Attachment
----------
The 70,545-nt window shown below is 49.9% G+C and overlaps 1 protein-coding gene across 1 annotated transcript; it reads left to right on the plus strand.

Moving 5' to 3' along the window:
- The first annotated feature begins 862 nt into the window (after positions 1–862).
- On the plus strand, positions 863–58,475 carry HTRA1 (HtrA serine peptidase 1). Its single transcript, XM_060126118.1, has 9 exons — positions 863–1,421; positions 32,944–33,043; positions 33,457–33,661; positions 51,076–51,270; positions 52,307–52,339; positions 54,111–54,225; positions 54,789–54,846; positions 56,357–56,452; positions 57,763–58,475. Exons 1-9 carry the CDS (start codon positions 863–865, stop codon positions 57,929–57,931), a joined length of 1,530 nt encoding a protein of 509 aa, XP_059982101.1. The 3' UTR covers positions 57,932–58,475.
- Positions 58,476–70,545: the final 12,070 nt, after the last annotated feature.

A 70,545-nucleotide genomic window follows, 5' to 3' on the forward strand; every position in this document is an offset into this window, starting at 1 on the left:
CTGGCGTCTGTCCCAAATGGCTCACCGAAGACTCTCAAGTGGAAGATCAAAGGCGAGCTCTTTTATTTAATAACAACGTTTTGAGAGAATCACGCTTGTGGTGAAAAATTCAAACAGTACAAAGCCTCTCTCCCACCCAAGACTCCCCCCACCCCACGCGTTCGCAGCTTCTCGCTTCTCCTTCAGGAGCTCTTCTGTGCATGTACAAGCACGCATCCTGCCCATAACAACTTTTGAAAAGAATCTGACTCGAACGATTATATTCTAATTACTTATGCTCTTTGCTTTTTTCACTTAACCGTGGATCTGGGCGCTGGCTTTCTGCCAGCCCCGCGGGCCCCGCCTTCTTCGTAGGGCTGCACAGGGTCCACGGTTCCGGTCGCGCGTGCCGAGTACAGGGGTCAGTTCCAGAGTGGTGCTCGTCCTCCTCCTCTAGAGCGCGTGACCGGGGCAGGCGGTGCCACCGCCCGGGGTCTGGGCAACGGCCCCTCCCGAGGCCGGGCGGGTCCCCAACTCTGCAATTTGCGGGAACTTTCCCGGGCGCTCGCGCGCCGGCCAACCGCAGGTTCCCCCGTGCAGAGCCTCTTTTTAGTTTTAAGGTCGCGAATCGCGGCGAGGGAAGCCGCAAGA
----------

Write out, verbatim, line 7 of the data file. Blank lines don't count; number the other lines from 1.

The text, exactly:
CTGGCGTCTGTCCCAAATGGCTCACCGAAGACTCTCAAGTGGAAGATCAAAGGCGAGCTCTTTTATTTAATAACAACGTTTTGAGAGAATCACGCTTGTGGTGAAAAATTCAAACAGTACAAAGCCTCTCTCCCACCCAAGACTCCCCCCACCCCACGCGTTCGCAGCTTCTCGCTTCTCCTTCAGGAGCTCTTCTGTGCATGTACAAGCACGCATCCTGCCCATAACAACTTTTGAAAAGAATCTGACTCGAACGATTATATTCTAATTACTTATGCTCTTTGCTTTTTTCACTTAACCGTGGATCTGGGCGCTGGCTTTCTGCCAGCCCCGCGGGCCCCGCCTTCTTCGTAGGGCTGCACAGGGTCCACGGTTCCGGTCGCGCGTGCCGAGTACAGGGGTCAGTTCCAGAGTGGTGCTCGTCCTCCTCCTCTAGAGCGCGTGACCGGGGCAGGCGGTGCCACCGCCCGGGGTCTGGGCAACGGCCCCTCCCGAGGCCGGGCGGGTCCCCAACTCTGCAATTTGCGGGAACTTTCCCGGGCGCTCGCGCGCCGGCCAACCGCAGGTTCCCCCGTGCAGAGCCTCTTTTTAGTTTTAAGGTCGCGAATCGCGGCGAGGGAAGCCGCAAGA